Rail operators are “working closely” with the Government to ensure adequate rail services throughout England’s fresh national COVID-19 lockdown.
It comes as a rail operator announced it is to suspend all its services for the next two months in what it described as a “hugely disappointing” start to the year.
Grand Central said it will “hibernate” services on both its North East and West Riding routes from January 9, with a return to service currently planned for March 1.
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At the beginning of the pandemic last April, rail services were reduced to almost half of pre-Covid levels. In December, overall services had risen to around 87%.
The move comes after England’s chief medical officer warned that coronavirus poses an “extraordinarily high” risk and people must take the stay at home rules seriously, as new figures suggested one in 50 had COVID-19 last week.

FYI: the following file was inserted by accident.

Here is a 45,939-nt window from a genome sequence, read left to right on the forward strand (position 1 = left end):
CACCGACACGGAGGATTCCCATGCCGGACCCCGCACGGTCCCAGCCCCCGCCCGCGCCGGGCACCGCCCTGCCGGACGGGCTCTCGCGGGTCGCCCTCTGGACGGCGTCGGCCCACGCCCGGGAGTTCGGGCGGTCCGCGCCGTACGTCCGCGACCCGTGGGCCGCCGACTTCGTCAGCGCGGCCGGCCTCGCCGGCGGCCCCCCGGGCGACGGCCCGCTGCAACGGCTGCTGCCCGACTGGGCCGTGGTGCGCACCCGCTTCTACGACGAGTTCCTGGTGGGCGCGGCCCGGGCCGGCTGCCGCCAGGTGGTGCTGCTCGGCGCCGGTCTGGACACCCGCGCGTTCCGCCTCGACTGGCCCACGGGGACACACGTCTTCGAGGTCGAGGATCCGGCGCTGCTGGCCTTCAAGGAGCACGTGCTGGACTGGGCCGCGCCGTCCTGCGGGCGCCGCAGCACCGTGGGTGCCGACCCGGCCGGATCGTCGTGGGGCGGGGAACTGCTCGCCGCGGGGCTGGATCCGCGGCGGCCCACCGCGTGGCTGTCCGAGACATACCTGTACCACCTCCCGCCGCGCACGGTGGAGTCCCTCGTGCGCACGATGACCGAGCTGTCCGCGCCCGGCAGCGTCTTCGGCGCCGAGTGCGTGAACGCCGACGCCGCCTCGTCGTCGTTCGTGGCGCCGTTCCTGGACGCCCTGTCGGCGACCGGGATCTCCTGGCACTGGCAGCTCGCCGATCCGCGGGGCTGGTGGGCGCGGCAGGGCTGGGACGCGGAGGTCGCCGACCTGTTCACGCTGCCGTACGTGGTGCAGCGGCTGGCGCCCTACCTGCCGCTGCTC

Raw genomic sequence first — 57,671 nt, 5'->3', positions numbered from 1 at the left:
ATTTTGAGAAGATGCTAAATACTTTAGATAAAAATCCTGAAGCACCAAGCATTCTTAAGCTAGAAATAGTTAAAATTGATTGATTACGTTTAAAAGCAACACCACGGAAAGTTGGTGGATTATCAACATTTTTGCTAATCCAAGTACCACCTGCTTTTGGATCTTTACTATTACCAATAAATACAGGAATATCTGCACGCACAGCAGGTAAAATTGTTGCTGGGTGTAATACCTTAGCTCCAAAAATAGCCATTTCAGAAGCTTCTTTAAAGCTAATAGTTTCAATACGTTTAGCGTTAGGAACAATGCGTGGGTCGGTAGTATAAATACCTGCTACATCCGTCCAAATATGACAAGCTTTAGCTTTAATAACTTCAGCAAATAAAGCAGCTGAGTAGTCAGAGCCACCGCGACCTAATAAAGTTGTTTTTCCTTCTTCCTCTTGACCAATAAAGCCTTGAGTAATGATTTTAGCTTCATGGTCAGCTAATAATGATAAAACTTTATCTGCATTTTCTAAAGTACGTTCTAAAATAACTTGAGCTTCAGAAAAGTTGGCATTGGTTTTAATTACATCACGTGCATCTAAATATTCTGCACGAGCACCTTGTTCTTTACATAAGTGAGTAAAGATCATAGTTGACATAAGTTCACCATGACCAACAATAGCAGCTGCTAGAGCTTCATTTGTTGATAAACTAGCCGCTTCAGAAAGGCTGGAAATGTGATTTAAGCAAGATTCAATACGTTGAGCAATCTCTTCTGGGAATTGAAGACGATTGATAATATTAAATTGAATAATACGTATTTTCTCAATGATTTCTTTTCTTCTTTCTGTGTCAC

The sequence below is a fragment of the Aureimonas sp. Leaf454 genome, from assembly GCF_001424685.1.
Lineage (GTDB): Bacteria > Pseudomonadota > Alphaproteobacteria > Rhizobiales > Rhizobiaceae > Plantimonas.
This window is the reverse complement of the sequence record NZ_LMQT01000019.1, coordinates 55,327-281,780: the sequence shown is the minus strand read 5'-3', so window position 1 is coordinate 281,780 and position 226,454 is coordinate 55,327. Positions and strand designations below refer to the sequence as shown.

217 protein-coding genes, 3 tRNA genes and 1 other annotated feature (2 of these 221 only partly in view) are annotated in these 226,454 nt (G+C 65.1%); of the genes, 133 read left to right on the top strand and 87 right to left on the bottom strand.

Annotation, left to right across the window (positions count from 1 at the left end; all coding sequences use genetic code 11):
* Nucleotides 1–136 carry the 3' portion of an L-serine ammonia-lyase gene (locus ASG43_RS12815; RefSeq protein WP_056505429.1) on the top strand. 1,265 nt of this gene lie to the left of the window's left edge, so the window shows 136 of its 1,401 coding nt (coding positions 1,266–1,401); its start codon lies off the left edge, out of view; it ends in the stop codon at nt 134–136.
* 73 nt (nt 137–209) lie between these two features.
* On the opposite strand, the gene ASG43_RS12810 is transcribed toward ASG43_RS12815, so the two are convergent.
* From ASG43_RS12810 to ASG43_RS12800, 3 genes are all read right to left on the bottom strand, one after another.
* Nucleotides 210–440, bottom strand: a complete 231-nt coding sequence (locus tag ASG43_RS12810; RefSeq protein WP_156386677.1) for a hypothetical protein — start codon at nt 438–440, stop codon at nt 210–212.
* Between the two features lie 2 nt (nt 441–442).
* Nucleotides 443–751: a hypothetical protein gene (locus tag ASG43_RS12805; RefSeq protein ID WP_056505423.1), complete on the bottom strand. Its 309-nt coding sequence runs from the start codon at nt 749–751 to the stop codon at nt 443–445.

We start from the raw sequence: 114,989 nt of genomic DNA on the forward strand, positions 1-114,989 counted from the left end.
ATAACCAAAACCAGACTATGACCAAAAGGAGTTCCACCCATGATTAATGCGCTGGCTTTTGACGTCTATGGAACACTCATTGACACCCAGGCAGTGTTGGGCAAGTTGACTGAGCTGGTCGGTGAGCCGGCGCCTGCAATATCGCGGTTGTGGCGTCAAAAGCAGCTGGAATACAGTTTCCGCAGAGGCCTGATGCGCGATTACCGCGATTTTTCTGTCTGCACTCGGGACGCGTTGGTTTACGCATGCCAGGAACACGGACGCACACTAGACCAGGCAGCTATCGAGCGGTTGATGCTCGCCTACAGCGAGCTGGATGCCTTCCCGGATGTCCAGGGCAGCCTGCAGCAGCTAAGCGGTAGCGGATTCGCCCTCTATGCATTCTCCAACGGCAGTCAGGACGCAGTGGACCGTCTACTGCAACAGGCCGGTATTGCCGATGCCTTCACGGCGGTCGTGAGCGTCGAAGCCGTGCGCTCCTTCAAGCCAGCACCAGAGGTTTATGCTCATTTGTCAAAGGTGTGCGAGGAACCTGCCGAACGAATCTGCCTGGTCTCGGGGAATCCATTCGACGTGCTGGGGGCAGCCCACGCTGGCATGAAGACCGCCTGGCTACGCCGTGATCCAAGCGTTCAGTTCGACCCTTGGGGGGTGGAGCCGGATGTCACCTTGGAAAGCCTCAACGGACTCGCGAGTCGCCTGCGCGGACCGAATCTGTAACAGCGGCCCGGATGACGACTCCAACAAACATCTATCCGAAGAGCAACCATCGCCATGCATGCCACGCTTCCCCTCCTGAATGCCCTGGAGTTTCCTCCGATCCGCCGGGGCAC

A Grand Central spokesman said: “As an Open Access operator, relying exclusively on income from ticket sales, it’s clear we would best serve the needs of our business and our staff and passengers, by taking a period of hibernation.”
He added that following discussions with rail unions, workers and some support staff will be switched on to the Government furlough scheme over the next two months.
A Department for Transport (DfT) spokeswoman said it will work with operators in the next few days to “assess the right level of service provision”.
Robert Nisbet, director of nations and regions for the Rail Delivery Group which represents train operators and Network Rail, said: “Rail companies played an important role keeping key workers moving and supermarkets stocked during last year’s lockdowns.
“We are working closely with the Government to ensure we run the right level of services to do so again.
“By increasing cleaning and providing better customer information, our people are ensuring that those who must travel can do so with confidence.”
A DfT spokeswoman said: “We will work with operators in the coming days to assess the right level of service provision as we have done throughout the pandemic.
“While we cannot predict the long-term effect of COVID-19 on travel patterns, it is critical that we ensure the railway can respond quickly to changes in passenger demand whilst supporting economic recovery.”